By Dr. Don Bierle, FaithSearch President
Then Pilate took Jesus and scourged Him. And the soldiers wove a crown of thorns and put it on His head, and arrayed Him in a purple robe…Jesus therefore came out, wearing the crown of thorns and the purple robe. And Pilate said to them, “Behold the Man!” (John 19:1,2,5 [Emphasis added]).
Christmas is in the rearview mirror and the headlights barely reveal the coming Easter celebration. But archaeology is already helping to illuminate some interesting details about the trial and crucifixion of Jesus.
In 35 BC, Herod the Great built the Antonia Fortress to protect Jerusalem’s vulnerability to attack from the north. This palace or citadel was placed at the northwest corner of the Temple mount. Its towers stood 115 feet high with underground passageways that gave access to the city and the mount. Its footprint was more than the size of a football field, plus additional surrounding area. It served as headquarters for the Roman army in Jerusalem. At times, Roman Governors would stay there during visits.
The Biblical Significance of the Antonia Fortress
According to the traditional view, the Antonia Fortress is likely the place of one of the most important events in history: where Pontius Pilate tried the Lord and ultimately sentenced Him to death. In the Gospels, the place of Jesus’ trial is referred to as the Praetorium (John 18:28, 33). Later it was also referred to as the “Barracks” (Acts 21:37, 40).
Near the Antonia Fortress there was a large paved area which served as a courtyard. The Gospel of John refers to it as the “Pavement”:
“When Pilate therefore heard that saying, he brought Jesus out and sat down in the judgment seat in a place called the Pavement, but in Hebrew, Gabbatha” (John 19:13 [Emphasisadded).
Here the Roman Governor was known to perform troop reviews and where soldiers would keep watch over prisoners awaiting sentence. This is likely where Jesus was held. (Alternatively, it is possible Jesus was judged at the Herodian palace and fortress on the west side of the city.1)
A Fatal Game the Soldiers Played
Carved on the Pavement flagstones which have been preserved to this day, at least four ancient “board games” have been observed. One in particular is relevant to the way the Gospels describe Jesus’ treatment by the soldiers.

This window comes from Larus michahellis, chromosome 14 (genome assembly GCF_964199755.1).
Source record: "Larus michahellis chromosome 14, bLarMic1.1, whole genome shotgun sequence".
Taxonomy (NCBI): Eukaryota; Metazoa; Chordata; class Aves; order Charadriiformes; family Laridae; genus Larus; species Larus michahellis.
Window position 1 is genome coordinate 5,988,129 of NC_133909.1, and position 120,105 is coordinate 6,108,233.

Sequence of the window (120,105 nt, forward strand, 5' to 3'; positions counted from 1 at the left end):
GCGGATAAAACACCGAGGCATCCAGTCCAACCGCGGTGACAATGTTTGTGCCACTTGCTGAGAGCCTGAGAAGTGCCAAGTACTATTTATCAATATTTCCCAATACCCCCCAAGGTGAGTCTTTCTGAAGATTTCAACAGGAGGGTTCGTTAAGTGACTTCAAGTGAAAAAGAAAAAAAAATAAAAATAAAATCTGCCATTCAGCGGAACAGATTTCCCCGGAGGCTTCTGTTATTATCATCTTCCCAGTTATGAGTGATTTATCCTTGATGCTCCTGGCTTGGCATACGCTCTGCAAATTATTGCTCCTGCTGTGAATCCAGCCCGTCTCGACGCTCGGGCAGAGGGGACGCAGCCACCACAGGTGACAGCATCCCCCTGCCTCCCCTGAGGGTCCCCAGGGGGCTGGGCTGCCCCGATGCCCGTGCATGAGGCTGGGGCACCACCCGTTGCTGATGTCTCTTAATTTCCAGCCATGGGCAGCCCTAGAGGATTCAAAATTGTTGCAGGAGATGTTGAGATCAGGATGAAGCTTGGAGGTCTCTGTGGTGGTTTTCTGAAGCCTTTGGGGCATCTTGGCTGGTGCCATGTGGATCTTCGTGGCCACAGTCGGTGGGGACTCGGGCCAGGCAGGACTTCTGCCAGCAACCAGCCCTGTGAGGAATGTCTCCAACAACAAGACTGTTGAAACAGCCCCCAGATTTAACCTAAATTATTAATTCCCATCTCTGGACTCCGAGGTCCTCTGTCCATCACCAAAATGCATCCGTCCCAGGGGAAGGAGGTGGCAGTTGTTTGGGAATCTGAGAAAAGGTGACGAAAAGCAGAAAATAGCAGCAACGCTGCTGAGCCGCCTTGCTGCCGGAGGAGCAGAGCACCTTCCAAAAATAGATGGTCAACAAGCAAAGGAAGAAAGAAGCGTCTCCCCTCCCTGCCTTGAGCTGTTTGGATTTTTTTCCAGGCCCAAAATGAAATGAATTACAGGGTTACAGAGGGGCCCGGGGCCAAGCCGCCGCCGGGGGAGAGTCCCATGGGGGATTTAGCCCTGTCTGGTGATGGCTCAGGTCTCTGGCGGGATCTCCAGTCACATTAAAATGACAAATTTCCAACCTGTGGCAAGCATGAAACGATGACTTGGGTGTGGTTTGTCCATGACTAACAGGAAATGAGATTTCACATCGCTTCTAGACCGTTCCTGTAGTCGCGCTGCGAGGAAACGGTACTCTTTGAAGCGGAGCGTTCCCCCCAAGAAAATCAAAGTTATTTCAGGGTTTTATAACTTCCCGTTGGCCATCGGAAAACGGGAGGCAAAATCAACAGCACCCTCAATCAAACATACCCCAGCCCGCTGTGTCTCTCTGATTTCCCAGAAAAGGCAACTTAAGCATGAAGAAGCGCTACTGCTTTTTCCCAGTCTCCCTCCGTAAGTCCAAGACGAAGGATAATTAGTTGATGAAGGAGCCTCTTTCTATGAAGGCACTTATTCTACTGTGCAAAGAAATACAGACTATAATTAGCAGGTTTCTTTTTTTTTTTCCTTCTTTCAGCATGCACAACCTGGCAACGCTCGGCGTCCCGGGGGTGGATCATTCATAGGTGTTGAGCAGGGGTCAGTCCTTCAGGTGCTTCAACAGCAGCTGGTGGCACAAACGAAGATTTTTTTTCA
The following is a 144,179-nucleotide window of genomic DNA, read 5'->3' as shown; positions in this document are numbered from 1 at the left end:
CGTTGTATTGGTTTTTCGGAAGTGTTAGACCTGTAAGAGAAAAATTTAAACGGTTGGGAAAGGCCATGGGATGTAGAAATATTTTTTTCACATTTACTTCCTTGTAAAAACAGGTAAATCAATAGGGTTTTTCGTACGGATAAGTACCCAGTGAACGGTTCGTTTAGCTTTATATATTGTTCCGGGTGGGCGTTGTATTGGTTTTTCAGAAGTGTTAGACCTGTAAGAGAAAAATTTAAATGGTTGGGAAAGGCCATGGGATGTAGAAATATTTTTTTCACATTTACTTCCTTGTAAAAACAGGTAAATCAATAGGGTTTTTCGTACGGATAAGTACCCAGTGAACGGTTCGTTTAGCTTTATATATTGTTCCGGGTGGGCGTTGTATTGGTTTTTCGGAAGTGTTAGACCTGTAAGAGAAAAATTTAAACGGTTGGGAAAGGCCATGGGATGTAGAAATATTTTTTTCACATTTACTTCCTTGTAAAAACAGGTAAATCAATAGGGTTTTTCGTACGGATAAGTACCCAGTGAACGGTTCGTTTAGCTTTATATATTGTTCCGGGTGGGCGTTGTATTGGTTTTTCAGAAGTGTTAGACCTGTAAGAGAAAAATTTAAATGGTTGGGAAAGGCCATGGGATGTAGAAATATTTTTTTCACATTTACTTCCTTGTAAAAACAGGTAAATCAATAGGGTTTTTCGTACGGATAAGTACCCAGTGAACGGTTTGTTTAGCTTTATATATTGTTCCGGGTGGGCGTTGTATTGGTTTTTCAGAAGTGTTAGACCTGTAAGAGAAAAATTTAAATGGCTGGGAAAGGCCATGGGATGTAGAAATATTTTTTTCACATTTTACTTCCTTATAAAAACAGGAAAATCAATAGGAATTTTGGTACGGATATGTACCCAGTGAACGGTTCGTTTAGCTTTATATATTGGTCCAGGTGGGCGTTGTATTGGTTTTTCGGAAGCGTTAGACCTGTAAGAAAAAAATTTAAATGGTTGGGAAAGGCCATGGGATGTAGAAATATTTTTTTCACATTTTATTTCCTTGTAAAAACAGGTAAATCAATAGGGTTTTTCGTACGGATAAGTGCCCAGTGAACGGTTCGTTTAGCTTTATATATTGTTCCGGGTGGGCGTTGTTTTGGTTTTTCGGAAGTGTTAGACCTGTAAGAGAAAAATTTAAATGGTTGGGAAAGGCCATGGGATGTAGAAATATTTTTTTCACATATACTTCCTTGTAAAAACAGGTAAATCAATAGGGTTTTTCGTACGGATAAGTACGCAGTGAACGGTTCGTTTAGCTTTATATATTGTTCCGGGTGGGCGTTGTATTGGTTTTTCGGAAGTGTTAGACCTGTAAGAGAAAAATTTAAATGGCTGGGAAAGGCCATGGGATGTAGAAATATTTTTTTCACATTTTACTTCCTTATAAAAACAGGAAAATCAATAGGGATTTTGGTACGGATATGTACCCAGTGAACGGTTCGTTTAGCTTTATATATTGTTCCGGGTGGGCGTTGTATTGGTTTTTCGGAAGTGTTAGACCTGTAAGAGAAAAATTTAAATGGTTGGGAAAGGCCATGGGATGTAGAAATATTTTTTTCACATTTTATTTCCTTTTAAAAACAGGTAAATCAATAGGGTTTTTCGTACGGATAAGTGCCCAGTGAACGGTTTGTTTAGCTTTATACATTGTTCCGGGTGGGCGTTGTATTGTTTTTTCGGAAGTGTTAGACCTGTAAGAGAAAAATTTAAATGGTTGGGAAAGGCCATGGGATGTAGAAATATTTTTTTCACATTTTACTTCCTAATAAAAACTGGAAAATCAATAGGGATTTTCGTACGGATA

Basileus or Basilicus (a.k.a. the Game of the Kings) was derived out of the Saturnalian worship festival where a scapegoat was selected by lot. It would always fall on the prisoner. In the Roman army’s version of Basilicus, the winner of each round of the game would get to choose different ways to torture the prisoner in the guards’ collective charge. This included dressing the prisoner up as a king and in turn mocking and abusing the victim, prior to the ultimate act of execution. The game helped to de-sensitize Roman soldiers to the cruelty of crucifixion.
This well-known ancient game explains how the Lord was treated as described in the Gospel of Matthew (27:27-31):
Then the soldiers led Him away into the hall called Praetorium, and they called together the whole garrison. And they clothed Him with purple; and they twisted a crown of thorns, put it on His head, and began to salute Him, “Hail, King of the Jews!” Then they struck Him on the head with a reed and spat on Him; and bowing the knee, they worshiped Him. And when they had mocked Him, they took the purple off Him, put His own clothes on Him, and led Him out to crucify Him (Matthew 27: 27-31).
As is often the case with new archaeology discoveries, the facts discovered by archaeologists line up with the biblical account. The irony is that the soldiers were totally unaware that when they made Jesus the scapegoat, they were fulfilling Scripture which proclaimed that Jesus was indeed the “Lamb” who was to die to take away the sins of the world (John 1:29).
Today, the Sisters of Zion Convent is built atop the place where the fortress once existed. Back in 1858-1862, the order built the “Ecce Homo” Basilica (church) on the site, which is Latin for “Behold the Man.” In the basement beyond the Struthion Pool, where the ground level is the same as in the first century, you can still observe portions of the pavement and some of the flagstones with the carved soldiers’ game. In the way which only God could orchestrate, it serves as a memorial to the One whom John the apostle wrote about, who at the hands of pagan soldiers accomplished His Father’s will to redeem mankind.
In the beginning was the Word, and the Word was with God, and the Word was God…And the Word became flesh, and dwelt among us, and we beheld His glory, glory as of the only begotten from the Father, full or grace and truth” (John 1:1, 14).
Sources: “The Praetorium (Antonia Fortress) – Jerusalem – Israel,” Christian Evidences Ministry (ChristianEvidences.org)
1 “Tour Showcases Remains of Herod’s Jerusalem Palace—Possible Site of the Trial of Jesus,” Bible and Archaeology News, Biblical Archaeology Review, Robin Ngo, July 21, 2022